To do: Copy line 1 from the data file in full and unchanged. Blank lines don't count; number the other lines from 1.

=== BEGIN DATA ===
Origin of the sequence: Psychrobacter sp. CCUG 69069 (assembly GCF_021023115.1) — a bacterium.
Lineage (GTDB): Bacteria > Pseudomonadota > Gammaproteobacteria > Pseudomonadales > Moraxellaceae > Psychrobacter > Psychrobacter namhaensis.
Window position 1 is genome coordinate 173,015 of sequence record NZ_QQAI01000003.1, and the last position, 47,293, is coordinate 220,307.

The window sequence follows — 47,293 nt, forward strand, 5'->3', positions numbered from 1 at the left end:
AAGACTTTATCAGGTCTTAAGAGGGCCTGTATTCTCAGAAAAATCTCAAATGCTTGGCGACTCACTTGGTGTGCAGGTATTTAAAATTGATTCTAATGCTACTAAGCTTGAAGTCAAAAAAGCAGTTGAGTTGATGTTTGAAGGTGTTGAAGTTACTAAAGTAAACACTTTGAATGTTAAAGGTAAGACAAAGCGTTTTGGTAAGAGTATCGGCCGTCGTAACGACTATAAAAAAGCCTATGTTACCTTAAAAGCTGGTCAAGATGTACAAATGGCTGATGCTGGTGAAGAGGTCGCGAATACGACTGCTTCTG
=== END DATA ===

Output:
Origin of the sequence: Psychrobacter sp. CCUG 69069 (assembly GCF_021023115.1) — a bacterium.